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I'm reading a book named "The Elements of Statistical Learning" in which it states 2 scenarios when we are trying to predict the class label:

Scenario 1: The training data in each class were generated according to two bivariate Gaussian distribution with uncorrelated components and different means.

Scenario 2: The training data in each class came from a mixture of 10 low-variance Gaussian distributions, with individual means themselves distributed as Gaussian.

It's said that the Least Squares methods are more appropriate for Scenario 1, while k-nearest neighbor is more appropriate for Scenario 2. But I don't quite understand why.

Could anybody help explain the difference? Any help is greatly appreciated.

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Ref: stanford.edu/~hastie/local.ftp/Springer/OLD//ESLII_print4.pdf , section 2.3. Have you understood the diagrams? –  leonbloy Jan 10 '13 at 19:52
    
Thanks for your reference book link! Do you mean the red-green graph? Yes, I guess so. I could see the difference in the predicted class. So, is it because Scenario 2 would be more messy that cannot be modelled by a global linear function? –  Tansy Jan 10 '13 at 20:26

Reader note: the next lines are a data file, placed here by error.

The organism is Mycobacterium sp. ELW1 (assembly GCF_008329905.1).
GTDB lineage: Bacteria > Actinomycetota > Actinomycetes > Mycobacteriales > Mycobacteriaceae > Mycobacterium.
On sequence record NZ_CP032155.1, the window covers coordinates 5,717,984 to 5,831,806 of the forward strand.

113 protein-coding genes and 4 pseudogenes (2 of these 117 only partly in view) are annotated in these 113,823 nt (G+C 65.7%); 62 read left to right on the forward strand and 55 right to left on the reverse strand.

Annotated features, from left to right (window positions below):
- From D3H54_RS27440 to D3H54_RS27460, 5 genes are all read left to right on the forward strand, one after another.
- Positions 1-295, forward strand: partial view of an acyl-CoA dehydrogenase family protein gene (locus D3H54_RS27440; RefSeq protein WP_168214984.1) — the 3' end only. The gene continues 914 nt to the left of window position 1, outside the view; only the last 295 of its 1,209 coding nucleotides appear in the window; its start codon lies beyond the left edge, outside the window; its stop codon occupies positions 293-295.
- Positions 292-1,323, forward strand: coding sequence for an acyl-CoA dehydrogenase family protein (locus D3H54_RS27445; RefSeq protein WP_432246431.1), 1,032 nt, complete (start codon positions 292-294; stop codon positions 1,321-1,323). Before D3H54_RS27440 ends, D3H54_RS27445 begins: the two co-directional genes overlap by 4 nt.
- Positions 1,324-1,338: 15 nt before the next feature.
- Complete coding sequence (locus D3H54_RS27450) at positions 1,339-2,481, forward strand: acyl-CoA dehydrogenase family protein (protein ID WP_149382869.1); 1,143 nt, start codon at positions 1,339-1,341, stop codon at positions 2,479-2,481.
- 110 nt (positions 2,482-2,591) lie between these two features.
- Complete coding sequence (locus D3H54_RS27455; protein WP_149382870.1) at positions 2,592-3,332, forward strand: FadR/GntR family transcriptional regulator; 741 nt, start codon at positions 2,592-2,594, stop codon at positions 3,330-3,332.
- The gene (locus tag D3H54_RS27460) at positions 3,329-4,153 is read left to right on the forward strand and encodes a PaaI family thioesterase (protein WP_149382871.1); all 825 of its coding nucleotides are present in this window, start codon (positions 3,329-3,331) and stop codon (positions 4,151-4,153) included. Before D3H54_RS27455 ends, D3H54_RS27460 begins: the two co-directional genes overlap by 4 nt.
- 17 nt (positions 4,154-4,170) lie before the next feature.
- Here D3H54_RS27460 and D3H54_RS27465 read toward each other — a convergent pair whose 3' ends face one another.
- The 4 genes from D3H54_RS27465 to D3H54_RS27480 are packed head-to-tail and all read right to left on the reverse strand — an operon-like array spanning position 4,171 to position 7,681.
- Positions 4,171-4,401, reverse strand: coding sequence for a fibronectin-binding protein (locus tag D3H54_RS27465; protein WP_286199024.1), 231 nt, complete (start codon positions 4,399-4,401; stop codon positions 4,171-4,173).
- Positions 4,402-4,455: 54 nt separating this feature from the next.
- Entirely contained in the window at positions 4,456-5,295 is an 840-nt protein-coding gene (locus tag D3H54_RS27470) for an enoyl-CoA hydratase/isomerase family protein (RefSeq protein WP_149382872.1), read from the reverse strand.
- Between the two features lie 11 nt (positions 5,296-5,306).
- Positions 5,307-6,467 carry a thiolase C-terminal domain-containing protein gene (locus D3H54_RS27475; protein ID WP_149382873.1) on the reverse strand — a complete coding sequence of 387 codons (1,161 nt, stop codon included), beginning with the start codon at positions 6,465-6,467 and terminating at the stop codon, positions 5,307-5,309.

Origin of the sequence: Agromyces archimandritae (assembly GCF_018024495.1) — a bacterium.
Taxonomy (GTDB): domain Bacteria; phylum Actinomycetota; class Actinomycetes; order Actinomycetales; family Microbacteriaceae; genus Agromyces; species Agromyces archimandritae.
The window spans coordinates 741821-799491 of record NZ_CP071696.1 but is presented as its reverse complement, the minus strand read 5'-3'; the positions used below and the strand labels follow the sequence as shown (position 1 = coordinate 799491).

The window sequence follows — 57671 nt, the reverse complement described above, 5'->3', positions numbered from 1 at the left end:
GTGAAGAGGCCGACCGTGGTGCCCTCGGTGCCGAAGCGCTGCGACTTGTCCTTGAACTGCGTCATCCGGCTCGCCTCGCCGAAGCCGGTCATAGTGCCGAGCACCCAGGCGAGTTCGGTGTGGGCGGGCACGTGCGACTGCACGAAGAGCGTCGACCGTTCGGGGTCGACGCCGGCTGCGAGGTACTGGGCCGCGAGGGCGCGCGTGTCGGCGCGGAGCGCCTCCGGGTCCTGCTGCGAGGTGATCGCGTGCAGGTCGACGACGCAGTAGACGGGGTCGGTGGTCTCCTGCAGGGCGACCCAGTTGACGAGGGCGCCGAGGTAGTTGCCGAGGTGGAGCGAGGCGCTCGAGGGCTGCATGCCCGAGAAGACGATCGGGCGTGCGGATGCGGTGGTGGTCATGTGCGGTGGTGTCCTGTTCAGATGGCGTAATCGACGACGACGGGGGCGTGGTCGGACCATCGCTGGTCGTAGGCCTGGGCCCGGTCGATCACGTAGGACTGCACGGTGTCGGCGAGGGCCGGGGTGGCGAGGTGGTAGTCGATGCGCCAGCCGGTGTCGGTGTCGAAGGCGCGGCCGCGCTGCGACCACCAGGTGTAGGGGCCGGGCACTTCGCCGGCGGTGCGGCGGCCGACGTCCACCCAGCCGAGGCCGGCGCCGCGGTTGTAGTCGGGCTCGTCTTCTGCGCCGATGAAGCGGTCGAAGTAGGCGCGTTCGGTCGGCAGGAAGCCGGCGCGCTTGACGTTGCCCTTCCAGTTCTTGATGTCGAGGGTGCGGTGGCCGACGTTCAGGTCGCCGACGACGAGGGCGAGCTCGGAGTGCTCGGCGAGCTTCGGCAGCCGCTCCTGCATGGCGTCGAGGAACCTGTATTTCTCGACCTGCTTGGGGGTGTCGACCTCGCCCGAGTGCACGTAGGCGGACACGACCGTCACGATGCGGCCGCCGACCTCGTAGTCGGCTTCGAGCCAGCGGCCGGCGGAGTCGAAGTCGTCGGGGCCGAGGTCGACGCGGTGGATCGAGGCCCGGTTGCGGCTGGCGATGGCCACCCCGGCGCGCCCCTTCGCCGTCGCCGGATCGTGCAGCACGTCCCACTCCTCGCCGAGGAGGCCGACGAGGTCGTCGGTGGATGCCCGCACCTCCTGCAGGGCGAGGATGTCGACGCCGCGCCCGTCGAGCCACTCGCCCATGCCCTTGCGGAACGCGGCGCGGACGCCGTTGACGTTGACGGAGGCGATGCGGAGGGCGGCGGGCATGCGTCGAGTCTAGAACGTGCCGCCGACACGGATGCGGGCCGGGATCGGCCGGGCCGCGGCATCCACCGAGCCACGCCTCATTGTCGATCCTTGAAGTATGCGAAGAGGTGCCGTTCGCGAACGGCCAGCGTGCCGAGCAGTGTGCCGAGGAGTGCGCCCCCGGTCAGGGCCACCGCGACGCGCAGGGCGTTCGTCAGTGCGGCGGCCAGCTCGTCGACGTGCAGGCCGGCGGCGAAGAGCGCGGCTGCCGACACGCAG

Basically yes. But that reasoning could lead to conclude that k-NN is always better, it's important to understand why in Scenario 1 the linear discriminant is better. That's explained in the text. –  leonbloy Jan 10 '13 at 20:39
    
I could see a general explanation that least squares is smooth, quick, stable, and has lower variance. Did I miss any important explanation, like, mathematically speaking? Thanks a lot! –  Tansy Jan 10 '13 at 21:00
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